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Thursday, April 05, 2012

Sacred Space

With Easter nearly upon us, spiritual matters are on my mind more than usual. Easter is a time to re-evaluate my commitment to my faith and to reflect upon what I believe and so on. For me faith is the moral grounding that keeps me on the straight and narrow.

As part of my Lenten discipline (I use the word 'discipline' rather loosely) I attended two lectures (out of 5) on a couple of Wednesday evening evensong services. The topic of the first one I attended was 'We Love the Place O God: Sacred Space and Worship'. Which set me to thinking about places I have found to have the air of holiness about them; places where I would meditate or pray or do both.

Many people find special places in nature important for this kind of reflection rather than churches,which often are found my many to be cold and uninspiring.  For me, I often find that 'holy' places come unexpectedly -- it can be a cathedral or a seat beside a window in the shade of an oak tree. I have also been surprised by some of the places I might have expected to have a sense of holiness, but which in fact have left me cold...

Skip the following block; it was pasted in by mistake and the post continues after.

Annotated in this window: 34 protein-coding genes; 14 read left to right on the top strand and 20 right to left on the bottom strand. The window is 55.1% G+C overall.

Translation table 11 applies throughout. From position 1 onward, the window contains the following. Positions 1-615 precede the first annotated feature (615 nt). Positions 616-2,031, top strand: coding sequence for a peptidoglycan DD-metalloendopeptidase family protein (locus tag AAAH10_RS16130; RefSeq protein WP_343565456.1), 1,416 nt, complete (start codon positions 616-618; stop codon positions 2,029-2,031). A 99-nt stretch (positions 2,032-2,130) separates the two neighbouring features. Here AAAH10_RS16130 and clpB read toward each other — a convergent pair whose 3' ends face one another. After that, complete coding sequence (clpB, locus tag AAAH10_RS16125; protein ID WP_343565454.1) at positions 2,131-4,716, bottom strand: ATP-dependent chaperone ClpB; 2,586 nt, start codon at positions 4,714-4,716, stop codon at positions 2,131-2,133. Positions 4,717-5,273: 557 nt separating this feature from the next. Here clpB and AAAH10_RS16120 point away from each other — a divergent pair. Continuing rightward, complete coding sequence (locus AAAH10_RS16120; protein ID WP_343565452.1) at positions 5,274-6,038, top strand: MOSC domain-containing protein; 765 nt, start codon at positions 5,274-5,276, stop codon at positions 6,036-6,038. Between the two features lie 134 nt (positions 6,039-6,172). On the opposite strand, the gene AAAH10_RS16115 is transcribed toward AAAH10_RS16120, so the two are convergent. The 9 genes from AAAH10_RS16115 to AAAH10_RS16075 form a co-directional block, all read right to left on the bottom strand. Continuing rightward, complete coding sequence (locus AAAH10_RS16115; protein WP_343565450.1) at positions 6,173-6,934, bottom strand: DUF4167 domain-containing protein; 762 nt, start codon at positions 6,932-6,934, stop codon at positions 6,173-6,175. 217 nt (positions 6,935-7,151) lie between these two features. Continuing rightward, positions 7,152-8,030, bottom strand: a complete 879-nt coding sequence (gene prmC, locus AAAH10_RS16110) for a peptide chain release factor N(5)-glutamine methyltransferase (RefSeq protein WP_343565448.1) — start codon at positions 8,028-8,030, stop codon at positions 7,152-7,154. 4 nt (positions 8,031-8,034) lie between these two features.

The first place I felt a spiritual connection to was across the street from the house my parents bought in Connecticut in 1955, when I was 10. The land was and still is very wooded and belongs to the State. Our house was on a hill that lead up to Burr Pond State Park and across the street from our house was a waterfall, in fact two waterfalls, one above the other, which thundered down through the forest and could be heard from the house. The lower falls had been man made and could be very easily accessed from the road -- it was maybe 100 yards walk. I could sit on the edge of the waterfall where a pool formed just before the water fell and on the hottest summer days it would be cool under the trees that surrounded it. Whether I was troubled or happy that was the place I would head. In the picture on the left are the two little boys sitting on the very spot on the ledge of the lower falls to the left of them. Was I worried -- indeed! In the winter the pool and the waterfall would freeze and I sometimes skated there surrounded by snow and barren trees. As a young woman in the 60's I would spend hours there with my guitar contemplating how to save the world. It was for me a holy place.